Mr. Callaghan

I do not think that the problem of undated Government stock concerns elderly people in view of the Answer which I have given to the hon. Member on the previous Question. It is a far different problem.

Mr. Higgins

Would not the Chancellor agree, in regard to the first part of Question No. 51, that this is not something upon which he need spend any further thought? It is simply a question of saying that this will not be a capital tax but only a capital gains tax if it comes about. He must surely be in a position now to say that he will take into account the effect which changes in the value of money may have on assets. Therefore, he should now be able to assure the House that he will use some deflator to ensure that the change in the value of money is taken into account. Otherwise, the tax merely becomes a charter for inflation.

Mr. Callaghan

Despite the tempting nature of that question, I cannot answer it now. It would be introducing a wide and new principle in the whole of our taxation system.

Sir Knox Cunningham

Can the right hon. Gentleman say when he will be in a position to make a much fuller statement than the one he made on 8th December?

Mr. Callaghan

I shall certainly do so when the legislation is introduced into the House next year.

Mr. Grimond

When the Chancellor is considering the matter, will he bear in mind that it would be anomalous if gains on gilt-edged stock were taxable but gains on gambling were not?

Mr. Callaghan

I follow the point made by the right hon. Gentleman. By definition, a capital gain arises when an asset is disposed of. A football pool winning does not require the disposal of an asset.

Mr. Kershaw

In connection with Question No. 62, will the Chancellor realise the dilemma in which he is placing owner-occupiers of land, who are faced with the problem of whether they should value their holdings today as against a possible sale in the long-term future? The position is difficult both technically and financially. Will the right hon. Gentleman make a statement as soon as he possibly can?

Mr. Callaghan

A number of difficulties are being made which do not exist. The proposal for a capital gains tax was clearly included in the manifesto on which we fought the election. Everybody has known ever since the manifesto was published that there would be a capital gains tax. I have tried to meet the convenience mostly of hon. Members opposite by making a lengthy statement about the general structure of the tax and I do not think that it would be in the public interest to go further at present.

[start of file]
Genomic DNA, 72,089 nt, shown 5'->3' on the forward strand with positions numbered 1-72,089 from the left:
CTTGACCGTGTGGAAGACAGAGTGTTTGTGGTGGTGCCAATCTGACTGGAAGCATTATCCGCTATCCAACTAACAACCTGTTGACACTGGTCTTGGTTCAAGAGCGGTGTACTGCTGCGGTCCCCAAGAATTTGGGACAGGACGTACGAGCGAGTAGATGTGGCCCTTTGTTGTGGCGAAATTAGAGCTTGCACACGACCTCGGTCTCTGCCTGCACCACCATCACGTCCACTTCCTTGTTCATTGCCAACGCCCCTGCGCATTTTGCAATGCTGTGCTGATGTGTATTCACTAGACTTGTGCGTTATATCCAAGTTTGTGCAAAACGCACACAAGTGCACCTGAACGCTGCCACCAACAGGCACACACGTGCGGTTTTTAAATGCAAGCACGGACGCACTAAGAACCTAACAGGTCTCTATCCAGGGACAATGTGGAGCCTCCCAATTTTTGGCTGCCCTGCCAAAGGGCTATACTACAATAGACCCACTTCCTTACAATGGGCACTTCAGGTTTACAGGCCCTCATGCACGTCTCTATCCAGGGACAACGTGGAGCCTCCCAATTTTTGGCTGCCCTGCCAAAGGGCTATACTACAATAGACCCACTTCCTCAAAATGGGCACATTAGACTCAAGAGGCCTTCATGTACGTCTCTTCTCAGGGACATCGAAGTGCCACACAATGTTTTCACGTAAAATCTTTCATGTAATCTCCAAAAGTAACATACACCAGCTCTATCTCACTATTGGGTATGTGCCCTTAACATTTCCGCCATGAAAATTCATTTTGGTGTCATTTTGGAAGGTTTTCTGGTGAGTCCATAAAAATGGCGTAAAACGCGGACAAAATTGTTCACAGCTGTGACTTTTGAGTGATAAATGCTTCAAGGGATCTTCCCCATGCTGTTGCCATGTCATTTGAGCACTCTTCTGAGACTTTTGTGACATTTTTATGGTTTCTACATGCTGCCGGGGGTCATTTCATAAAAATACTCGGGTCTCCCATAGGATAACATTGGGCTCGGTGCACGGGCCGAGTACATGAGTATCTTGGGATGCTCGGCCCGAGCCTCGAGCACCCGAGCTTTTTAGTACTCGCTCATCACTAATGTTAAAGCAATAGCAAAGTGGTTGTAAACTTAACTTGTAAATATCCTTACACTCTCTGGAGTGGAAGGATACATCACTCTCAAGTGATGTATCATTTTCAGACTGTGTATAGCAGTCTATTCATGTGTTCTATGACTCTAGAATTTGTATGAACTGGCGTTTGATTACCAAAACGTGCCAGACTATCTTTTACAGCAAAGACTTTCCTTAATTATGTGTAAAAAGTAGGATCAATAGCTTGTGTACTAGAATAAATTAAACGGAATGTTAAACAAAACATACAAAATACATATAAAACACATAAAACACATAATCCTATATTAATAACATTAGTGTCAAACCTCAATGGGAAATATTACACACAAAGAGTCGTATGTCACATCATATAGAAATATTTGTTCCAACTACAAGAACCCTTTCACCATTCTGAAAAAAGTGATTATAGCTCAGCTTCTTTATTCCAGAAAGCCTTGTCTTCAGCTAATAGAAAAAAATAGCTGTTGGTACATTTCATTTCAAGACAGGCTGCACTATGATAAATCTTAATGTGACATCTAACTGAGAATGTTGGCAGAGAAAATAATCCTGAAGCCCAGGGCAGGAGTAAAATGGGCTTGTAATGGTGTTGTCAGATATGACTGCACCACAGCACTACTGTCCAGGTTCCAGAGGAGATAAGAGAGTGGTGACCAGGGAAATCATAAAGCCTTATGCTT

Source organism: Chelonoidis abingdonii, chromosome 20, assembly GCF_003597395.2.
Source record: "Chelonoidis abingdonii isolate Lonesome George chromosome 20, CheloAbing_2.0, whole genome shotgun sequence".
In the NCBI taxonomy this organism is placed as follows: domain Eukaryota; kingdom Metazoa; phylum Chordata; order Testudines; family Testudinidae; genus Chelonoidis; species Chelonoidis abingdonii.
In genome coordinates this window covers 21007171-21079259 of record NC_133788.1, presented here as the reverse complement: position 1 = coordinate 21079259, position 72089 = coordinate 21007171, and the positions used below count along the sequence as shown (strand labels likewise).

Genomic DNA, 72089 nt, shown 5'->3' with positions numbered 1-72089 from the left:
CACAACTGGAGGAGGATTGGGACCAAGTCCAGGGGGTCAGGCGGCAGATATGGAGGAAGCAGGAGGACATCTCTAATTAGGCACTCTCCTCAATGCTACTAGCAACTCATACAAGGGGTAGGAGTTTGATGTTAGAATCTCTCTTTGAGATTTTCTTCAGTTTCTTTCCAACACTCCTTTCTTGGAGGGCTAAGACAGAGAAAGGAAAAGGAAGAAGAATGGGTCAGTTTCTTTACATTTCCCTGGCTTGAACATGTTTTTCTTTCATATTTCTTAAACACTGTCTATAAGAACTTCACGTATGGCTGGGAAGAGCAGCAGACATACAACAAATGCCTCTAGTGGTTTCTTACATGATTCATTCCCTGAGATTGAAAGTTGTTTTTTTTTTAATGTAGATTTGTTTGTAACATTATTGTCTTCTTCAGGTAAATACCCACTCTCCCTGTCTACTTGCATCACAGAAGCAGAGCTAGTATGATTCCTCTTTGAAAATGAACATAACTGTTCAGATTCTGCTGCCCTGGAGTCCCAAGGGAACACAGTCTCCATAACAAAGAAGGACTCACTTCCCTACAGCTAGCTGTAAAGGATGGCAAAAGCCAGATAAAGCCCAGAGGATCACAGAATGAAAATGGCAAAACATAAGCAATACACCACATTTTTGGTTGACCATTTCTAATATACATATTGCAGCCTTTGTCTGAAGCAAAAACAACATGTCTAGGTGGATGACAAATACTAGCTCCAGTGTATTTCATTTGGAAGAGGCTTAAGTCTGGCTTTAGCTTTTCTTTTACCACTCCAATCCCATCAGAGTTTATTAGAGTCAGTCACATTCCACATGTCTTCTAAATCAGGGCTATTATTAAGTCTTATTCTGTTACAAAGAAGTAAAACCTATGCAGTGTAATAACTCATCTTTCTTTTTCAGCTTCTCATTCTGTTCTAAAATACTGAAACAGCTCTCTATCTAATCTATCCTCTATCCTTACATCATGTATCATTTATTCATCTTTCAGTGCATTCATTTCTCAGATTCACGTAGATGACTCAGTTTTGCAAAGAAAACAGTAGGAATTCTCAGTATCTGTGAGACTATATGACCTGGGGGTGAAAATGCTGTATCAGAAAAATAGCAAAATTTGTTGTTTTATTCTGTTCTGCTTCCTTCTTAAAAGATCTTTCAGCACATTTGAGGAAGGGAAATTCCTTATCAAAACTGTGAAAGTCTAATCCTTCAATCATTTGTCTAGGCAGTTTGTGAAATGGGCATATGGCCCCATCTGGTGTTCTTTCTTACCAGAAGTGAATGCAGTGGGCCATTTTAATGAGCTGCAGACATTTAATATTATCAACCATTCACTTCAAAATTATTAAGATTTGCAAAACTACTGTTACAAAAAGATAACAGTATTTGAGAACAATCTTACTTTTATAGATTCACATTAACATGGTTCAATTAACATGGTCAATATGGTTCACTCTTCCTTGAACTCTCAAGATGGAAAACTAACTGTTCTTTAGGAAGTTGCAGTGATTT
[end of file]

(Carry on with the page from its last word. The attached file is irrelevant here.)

Mr. Maudling

Reverting to the question of the gilt-edged market, the right hon. Gentleman said that he was considering representations. Surely, he does not need any representations from anybody to realise the state of the gilt-edged market. Cannot he do something to clear up this important and urgent point?

Mr. Callaghan

I cannot add to the answer which I have already given.

Mr. Woodnutt

Question No. 44, which the Chancellor has also answered, is rather wider. In view of the fact that we are all quite clear that the purchasing value of the £ will drop during the term of office of the present Government, will he give an assurance that at least he will make provision to allow for this in his capital gains tax? I am not asking him to give exact details, but will he give an assurance that he will make allowance for this?

Mr. Callaghan

I seem to remember that in the last thirteen years, when I sat on the benches opposite, substantial capital gains were coupled with a dramatic fall in the value of the £.

Mr. Box

Does the Chancellor appreciate the intolerable burden that these uncertainties are placing upon trustees who have the responsibility for acting in the best interests of the beneficiaries of various trusts? Will he bear this very much in mind when considering whether he cannot bring forward a statement to remove these uncertainties on the gilt-edged position?

Mr. Callaghan

I do not think that there are uncertainties in this field—[Interruption.]—which are not inherent in a change of this nature in the taxation system in order to make our tax system more fair. Naturally, in a transitional period, there is bound to be a certain amount of uncertainty, but at least I hope now to introduce a system with the support of the House that will ensure that capital gains are taxed just as much as earnings of a wage earner.

Mr. Albu

Would not my right hon. Friend agree that there is no more uncertainty than exists from year to year between one Budget and the next if Chancellors of the Exchequer introduce changes in taxation? May I ask my right hon. Friend to do nothing to weaken the effect of this vary much overdue capital gains tax?

Mr. Callaghan indicated assent.